Frequently Asked Questions
Why is the Foundation raising money for instruments, as opposed to field turf, in support of the band? If the Foundation worked to purchase field turf instead, wouldn’t the band be able to host annual competitions to raise the funds needed?
No. While field turf would make hosting marching band competitions more feasible, realistic profits from a single marching band competition range from $4,000 to $6,000. A turf field is not a revenue generator that will solve current or future need related to band program dilapidated instruments and student growth. Hosting a marching band competition would require an enormous amount of human resources, from current band boosters and our greater community.
Why does the Waverly High School band need instruments like the Fox Renard Model 220 Bassoon and the Fox Model 510 English Horn? My high school band didn’t include those instruments.
Music comes in the following varying levels of difficulty, ranging from 1 to 6.
Level 1 (Easy): Band music that has a rating of 1 is for 1st year beginner players, or elementary students. Arrangements have very basic rhythms with restricted ranges. These pieces are for undeveloped playing technique.
Level 1.5 (Easy): Arrangements still have simple rhythms and ranges and there is plenty of doubling. There is still a lot of uniformity in the rhythms from one instrument to the next.
Level 2 (Easy): Arranged for 2nd-3rd year players with semi-fluent technique, these pieces have intermediate rhythms with some syncopation, duplet and triplet rhythms. The ranges are less restricted, and some changing meter work is introduced.
Level 2.5 (Easy-Medium): Geared more toward 3rd year players, these pieces require a more fluent technique. Rhythms vary more as do the ranges that will be played. Changing meters may also be more frequent.
Level 3 (Medium): Fourth year players, or junior high-level students may require these arrangements to be properly challenged. These generally have free use of syncopation as well as section and solo scoring. Cues and cross cues will also be used less.
Level 3.5 (Medium): The more advanced 4th year players and some 5th year players will find this level to be more suitable to their playing technique with some extreme ranges being used.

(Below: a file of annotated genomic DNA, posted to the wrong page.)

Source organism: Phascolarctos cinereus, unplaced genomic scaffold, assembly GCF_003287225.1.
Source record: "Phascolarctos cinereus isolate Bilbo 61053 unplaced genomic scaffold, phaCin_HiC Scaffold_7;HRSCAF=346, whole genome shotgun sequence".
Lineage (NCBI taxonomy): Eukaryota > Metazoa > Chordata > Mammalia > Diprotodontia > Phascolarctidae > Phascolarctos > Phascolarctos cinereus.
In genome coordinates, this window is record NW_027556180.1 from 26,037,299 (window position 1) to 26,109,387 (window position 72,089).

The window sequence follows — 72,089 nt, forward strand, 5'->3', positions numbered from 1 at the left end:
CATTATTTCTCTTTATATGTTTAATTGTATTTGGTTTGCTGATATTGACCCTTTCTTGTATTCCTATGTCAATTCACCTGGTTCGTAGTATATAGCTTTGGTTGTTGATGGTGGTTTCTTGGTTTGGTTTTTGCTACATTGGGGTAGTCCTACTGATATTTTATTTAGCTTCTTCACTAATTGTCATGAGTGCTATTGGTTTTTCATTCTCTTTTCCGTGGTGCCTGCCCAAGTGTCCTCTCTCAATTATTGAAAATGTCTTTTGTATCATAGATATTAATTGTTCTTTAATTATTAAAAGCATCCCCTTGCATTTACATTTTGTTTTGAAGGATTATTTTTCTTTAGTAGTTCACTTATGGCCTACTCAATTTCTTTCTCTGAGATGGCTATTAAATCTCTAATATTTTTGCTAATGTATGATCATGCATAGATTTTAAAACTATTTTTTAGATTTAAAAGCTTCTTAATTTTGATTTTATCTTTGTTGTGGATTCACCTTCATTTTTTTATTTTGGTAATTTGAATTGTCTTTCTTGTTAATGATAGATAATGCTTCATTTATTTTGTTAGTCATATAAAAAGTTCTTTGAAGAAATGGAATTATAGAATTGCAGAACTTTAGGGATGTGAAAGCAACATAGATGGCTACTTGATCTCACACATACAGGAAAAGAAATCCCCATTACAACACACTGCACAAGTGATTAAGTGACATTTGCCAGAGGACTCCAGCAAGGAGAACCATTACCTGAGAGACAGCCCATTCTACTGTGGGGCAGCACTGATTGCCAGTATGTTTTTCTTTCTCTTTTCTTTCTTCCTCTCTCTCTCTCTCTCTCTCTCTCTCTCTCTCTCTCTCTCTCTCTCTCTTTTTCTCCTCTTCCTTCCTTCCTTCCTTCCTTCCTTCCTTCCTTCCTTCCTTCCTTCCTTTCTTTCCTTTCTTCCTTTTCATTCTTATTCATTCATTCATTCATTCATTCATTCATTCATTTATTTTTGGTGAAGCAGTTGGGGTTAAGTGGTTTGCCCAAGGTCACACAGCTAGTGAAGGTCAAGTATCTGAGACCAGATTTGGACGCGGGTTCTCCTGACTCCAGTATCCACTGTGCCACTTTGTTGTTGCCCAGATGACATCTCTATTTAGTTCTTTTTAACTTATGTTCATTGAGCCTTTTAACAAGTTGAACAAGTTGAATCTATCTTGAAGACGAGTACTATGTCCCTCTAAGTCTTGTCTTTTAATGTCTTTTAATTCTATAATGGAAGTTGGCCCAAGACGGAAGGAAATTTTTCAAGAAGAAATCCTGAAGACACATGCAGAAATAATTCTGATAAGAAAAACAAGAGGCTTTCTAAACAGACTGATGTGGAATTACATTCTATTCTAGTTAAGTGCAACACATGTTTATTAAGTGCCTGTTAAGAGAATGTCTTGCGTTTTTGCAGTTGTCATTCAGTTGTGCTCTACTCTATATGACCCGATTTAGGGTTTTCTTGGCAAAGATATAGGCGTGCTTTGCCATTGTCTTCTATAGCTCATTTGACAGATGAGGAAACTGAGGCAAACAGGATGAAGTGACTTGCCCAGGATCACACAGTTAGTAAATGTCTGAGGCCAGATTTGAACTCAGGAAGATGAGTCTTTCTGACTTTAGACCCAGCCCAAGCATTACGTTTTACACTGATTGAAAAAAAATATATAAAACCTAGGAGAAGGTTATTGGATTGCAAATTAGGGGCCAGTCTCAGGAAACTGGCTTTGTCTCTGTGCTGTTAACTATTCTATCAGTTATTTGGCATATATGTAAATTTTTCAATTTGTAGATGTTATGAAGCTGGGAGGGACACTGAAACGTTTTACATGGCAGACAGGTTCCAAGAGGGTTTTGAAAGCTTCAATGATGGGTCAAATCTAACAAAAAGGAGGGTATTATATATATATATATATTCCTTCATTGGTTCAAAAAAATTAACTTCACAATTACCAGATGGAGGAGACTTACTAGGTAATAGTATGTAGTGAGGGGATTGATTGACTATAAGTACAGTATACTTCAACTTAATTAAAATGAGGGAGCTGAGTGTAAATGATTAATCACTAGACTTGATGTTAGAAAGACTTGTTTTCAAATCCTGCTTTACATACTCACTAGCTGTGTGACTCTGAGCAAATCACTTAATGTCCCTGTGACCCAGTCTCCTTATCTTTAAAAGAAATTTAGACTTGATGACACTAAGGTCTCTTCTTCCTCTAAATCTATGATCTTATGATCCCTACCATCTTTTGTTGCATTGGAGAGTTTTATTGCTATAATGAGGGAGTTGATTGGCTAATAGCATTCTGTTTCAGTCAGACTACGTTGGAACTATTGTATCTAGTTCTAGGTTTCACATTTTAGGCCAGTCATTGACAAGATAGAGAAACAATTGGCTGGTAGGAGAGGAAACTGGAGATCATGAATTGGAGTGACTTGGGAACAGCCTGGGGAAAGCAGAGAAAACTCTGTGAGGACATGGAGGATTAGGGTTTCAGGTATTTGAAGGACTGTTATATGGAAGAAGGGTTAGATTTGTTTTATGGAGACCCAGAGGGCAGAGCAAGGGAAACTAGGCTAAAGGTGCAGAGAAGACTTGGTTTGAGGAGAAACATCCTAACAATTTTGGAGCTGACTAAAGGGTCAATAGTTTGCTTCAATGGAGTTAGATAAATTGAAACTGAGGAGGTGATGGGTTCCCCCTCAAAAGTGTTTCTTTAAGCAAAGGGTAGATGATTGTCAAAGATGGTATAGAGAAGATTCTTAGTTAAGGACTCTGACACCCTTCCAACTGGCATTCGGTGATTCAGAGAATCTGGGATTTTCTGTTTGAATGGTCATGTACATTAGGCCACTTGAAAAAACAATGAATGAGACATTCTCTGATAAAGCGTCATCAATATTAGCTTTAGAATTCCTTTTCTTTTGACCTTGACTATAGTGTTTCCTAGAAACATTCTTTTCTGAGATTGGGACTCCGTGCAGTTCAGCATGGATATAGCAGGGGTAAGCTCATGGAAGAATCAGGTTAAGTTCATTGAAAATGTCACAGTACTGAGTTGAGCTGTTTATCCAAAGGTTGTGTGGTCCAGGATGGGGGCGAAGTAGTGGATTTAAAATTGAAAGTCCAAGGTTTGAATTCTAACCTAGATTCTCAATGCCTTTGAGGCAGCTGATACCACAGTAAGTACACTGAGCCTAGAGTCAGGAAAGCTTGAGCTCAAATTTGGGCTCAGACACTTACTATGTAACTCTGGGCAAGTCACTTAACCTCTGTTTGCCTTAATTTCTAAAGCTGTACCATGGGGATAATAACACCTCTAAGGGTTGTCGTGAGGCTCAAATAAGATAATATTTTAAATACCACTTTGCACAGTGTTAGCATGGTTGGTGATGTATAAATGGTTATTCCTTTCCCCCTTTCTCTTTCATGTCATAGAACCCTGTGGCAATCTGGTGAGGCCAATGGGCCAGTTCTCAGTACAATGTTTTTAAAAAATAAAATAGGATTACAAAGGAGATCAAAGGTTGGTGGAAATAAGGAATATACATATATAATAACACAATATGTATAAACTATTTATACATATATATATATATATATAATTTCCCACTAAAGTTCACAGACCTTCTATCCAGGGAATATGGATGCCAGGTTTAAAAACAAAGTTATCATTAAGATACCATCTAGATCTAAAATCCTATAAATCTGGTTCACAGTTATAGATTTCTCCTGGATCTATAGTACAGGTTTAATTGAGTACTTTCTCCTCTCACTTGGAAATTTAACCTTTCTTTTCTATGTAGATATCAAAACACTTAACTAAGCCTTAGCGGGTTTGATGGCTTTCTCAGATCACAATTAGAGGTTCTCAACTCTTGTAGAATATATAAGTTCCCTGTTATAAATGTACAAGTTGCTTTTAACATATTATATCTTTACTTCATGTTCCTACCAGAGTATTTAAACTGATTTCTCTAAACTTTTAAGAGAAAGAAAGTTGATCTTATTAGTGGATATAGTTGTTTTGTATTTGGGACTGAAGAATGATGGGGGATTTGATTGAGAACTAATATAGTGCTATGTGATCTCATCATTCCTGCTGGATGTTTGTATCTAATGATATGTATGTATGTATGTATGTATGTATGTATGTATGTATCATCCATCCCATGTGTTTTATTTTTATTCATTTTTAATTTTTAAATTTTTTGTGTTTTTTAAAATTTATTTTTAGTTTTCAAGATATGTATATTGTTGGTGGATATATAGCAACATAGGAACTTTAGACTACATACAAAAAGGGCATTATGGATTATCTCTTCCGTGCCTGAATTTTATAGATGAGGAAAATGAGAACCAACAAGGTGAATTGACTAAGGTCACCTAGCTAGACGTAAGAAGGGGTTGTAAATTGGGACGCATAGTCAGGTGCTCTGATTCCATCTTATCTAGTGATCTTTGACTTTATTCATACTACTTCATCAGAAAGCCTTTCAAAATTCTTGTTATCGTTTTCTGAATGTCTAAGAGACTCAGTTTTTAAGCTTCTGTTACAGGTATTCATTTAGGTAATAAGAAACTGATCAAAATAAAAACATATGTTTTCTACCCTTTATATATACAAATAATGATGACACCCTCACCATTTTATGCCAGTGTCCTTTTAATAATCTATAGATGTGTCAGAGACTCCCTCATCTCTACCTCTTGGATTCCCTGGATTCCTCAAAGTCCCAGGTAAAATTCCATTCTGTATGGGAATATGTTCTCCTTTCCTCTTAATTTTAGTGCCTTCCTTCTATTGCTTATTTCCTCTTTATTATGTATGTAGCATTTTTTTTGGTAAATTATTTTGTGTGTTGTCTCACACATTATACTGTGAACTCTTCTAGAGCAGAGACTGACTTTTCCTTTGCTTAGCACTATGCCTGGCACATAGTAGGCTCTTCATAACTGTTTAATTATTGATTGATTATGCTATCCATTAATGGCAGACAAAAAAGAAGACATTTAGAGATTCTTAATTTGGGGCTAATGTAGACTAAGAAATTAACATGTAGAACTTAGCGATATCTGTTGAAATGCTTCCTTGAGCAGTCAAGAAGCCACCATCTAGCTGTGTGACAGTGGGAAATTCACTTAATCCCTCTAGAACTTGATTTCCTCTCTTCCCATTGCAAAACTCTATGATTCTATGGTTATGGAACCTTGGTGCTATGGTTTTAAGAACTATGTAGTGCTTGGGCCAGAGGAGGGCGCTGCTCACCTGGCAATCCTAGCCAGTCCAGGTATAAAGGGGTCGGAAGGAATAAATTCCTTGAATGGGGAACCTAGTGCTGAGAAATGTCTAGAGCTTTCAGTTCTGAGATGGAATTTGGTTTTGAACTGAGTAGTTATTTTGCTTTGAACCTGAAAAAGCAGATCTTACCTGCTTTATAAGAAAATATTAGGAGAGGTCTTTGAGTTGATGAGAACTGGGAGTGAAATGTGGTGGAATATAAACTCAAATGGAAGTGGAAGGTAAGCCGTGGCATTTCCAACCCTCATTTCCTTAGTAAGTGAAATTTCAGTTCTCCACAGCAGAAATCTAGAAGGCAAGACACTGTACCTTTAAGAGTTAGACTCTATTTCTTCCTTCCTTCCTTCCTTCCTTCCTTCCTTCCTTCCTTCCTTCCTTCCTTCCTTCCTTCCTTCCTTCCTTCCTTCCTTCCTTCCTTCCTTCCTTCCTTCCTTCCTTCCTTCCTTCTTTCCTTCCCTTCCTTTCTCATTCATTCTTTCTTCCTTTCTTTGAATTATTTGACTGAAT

Level 4 (Medium): A level 4 difficulty rating brings very challenging rhythms to the piece. Syncopation will be freely used, as will the more extreme ranges for all instruments.
Level 4.5 (Medium-Hard): Taking full advantage of syncopation and solos, this difficulty rating is recommended for students in the 6th year of playing, or reasonably advanced ensembles.
Level 5 (Hard): Arrangements with a difficulty 5 begin to introduce polyrhythm’s and asymmetrical meters. Changing meters are much more frequent and instrumentation may be more diverse, and include piano, harp, or unusual instruments.
Level 5.5 (Hard): Solo writing, non-metric notation, more polyrhythm’s, and virtuoso writing throughout are sure signs of the arrangement having a difficulty of 5.5. This music is recommended for more advanced ensembles.
Level 6 (Hard): Pieces that have a rating of 6 are for college-level or professional grade players. These arrangements are extremely difficult in all phases of the performance.
Our Pride of the Vikes Band regularly performs music in the level 4 to level 6 range. This music requires unique instruments!
I thought each band student was responsible for buying their own instrument. Who will own these instruments when the campaign has successfully funded their purchase?
First-year band students are required to source their own initial instrument. As the band matures, some students transition to more advanced instruments to allow for higher-level performances. At this stage, most band students are still responsible for buying and maintaining their own instrument, but certain instruments must be owned by the school district because 1) the financial burden is too much for families to bear (a single tuba costs $9,229), 2) the instruments are communal, 3) the instruments are only used certain parts of the year for specific performances, or 4) the instruments are too big to fit in a vehicle or too big for families to store.
Instruments purchased as a result of this campaign will be owned and maintained by School District 145. Because School District 145 owns them, they can also insure them.